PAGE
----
Investment will need to take place here, too, as a result - particularly as mainstream sports providers are investing heavily into their own OTT technology. It is expected that $6.8 billion (or 15% of their total budgets) will be spent by sports providers on the OTT tech stack by 2021, meaning 5G spending needs to be coupled with enhancements to the capabilities of a telco’s sports streaming service at the same time.

A sizable chunk of this spend will be to improve the user experience for fans, bringing them closer to the action. As sports providers are making this leap, telcos will need to offer the same high-quality experience. Otherwise they risk not seeing the huge return on content spend that premium sports rights can provide.

Getting the tech stack right

Today’s viewers expect to be able to access content from anywhere and on the best device at their disposal. They expect their experiences across devices to be seamless and also expect a highly tailored, personalised offering. As sports is an emotionally charged experience, having the insights in place to better understand the audience - from the casual committed football fan to the die-hard F1 fanatic - is now essential for any sports provider to improve stickiness and make future decisions into what premium content to invest in next. Telcos, more than any other media provider, are in an elevated position to get this more rounded view of the consumer.

Coupling analytics that track mobile and broadband usage can help glean behavioural insights into purchasing patterns, spending limits, usage, demographic, and more, which is important for achieving the deeper user-level personalisation needed to stand out in what’s become a crowded market. Introducing an advanced (and tailored) user experience platform to the mix will enable telcos to go further, making it possible to take advantage of those data insights in real time to put the right content in front of the right subscriber, on the right device, at the right time, and in a way designed to interest them most.

This approach is the rocket fuel necessary to supercharge what a telco’s service can offer. By having the platform flexibility to tap into the emotionally charged sports experience their subscribers are after, telcos can apply these insights across the board - whether that’s increasing ARPU by upselling a subscriber on other sport-related services such as live match betting, or using sport as a hook to encourage them to sign up for a more expensive broadband package. Get this right, and it’s possible to build a subscriber base that is as loyal to their provider as they are to their favourite team.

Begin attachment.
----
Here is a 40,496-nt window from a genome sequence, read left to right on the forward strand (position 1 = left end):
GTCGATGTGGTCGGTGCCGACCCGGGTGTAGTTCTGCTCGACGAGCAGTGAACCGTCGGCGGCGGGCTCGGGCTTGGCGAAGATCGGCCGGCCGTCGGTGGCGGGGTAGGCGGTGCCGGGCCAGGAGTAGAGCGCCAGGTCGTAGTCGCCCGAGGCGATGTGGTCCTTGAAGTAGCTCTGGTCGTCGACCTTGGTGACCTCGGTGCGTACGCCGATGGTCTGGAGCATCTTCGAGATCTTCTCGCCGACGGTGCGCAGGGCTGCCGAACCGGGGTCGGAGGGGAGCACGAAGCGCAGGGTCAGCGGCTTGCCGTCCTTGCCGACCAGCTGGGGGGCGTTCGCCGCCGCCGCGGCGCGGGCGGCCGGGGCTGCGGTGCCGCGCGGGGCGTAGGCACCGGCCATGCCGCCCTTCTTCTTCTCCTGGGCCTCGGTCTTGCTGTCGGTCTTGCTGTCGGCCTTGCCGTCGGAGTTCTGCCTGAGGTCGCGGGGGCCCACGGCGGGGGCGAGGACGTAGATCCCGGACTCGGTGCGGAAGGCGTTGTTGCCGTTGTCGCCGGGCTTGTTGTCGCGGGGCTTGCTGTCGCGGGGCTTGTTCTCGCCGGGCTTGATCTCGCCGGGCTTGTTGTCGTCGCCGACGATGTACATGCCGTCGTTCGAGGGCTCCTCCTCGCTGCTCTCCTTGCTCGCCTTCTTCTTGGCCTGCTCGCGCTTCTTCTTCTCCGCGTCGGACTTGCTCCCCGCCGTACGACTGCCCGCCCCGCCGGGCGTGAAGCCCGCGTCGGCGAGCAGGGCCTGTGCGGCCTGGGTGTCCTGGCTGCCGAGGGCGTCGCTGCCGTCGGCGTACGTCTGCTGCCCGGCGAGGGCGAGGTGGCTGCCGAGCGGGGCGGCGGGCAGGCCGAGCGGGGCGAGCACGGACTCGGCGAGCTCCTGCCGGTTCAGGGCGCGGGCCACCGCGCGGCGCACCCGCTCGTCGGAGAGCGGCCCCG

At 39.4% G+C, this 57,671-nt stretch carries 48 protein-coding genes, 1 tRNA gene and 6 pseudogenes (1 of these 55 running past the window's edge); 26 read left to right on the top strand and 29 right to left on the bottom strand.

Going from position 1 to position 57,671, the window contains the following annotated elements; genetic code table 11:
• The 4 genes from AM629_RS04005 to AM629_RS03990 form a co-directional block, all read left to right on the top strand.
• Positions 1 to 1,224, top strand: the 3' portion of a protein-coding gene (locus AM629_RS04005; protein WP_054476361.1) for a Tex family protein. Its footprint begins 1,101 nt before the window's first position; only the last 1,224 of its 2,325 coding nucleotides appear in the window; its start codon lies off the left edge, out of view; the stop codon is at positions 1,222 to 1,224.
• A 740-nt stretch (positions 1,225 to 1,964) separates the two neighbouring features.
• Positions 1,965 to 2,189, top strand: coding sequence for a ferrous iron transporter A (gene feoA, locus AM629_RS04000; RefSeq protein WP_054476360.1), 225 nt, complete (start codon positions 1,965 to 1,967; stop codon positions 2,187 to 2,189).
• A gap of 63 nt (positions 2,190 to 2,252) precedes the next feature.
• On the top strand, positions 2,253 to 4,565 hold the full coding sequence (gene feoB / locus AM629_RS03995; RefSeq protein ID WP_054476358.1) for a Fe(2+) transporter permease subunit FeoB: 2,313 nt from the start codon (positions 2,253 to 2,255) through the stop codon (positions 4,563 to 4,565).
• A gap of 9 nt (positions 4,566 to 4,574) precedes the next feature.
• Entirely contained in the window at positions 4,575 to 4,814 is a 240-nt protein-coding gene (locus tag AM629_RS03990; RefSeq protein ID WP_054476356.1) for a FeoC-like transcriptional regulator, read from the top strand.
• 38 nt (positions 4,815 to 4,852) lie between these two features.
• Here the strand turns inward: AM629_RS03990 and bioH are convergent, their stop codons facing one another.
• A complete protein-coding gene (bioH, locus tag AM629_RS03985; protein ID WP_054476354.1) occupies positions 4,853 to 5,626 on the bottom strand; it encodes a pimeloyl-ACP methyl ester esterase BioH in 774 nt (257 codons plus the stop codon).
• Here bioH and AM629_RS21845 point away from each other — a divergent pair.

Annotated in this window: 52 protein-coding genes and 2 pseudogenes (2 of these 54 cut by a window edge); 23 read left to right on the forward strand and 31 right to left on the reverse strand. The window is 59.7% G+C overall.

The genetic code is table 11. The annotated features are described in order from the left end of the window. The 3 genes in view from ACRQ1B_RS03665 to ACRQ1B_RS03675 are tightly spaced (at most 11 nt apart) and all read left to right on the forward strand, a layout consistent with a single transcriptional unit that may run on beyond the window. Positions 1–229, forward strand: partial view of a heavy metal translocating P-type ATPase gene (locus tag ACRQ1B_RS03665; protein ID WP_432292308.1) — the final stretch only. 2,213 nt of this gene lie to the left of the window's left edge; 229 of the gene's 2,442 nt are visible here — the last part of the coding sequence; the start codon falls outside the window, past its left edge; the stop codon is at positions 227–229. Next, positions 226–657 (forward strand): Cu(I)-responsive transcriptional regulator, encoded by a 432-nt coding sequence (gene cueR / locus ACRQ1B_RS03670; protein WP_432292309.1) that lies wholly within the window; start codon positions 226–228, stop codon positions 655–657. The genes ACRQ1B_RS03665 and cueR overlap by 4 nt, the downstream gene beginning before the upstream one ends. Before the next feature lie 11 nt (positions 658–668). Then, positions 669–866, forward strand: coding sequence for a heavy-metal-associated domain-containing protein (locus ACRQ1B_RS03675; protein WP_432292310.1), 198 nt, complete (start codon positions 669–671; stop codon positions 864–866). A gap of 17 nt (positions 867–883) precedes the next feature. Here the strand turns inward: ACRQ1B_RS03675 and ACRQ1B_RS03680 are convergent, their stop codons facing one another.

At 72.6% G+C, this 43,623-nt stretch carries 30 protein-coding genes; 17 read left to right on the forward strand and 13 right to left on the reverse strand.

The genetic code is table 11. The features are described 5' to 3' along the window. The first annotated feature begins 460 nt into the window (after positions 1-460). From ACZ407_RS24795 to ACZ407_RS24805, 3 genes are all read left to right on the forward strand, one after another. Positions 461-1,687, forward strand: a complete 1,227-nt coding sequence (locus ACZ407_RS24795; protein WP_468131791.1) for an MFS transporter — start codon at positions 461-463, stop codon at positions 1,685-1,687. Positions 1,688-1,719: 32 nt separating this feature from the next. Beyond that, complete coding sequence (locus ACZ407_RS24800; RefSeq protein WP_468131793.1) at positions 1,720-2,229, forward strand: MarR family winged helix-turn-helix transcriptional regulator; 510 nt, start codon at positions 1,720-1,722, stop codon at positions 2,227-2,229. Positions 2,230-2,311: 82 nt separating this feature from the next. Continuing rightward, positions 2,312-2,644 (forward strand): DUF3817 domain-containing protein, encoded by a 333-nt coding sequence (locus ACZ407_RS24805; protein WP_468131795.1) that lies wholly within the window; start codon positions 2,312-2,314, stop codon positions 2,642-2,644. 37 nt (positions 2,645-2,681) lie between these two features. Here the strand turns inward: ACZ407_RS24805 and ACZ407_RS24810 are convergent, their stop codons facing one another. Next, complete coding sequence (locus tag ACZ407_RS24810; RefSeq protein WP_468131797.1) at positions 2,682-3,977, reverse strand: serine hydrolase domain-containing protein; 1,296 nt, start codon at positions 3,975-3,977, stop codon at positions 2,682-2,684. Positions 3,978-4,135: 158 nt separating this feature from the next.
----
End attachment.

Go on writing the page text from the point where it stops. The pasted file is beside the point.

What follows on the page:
The future for telcos in sport

The future of sports content delivery looks bright for telcos. When it comes to media, consumers come for the content but they stay for the experience. Telcos have a wealth of data at their disposal and the opportunity to use 5G as a vehicle to position themselves at the forefront of delivering a next generation experience for the future of sports. They also have built-in distribution, audiences and billing, putting them in a potentially strong position to become distribution partners for other D2C OTT services (something we have seen growing rapidly over the past 12-18 months).

With mobile consumption increasing, telcos can enhance their own video services to double down on this market. And with 5G just around the corner, it’s a chance to hit the reset button on the competition. Now is the time to make those investments into OTT video, helping grow the bottom line in years to come.

Andy Wasef is Head of OTT at Deltatre, the global sports media services company. A digital, media, and technology expert working at the intersection of product, marketing, and commercial, Andy’s responsible for Deltatre’s OTT and Direct-to-Consumer products. Prior to Deltatre, Andy was Head of Consulting for ESP Properties in North America, where he brought together digital platforms and brand partnerships to drive commercial strategies for blue chip sports companies and entertainment rights holders.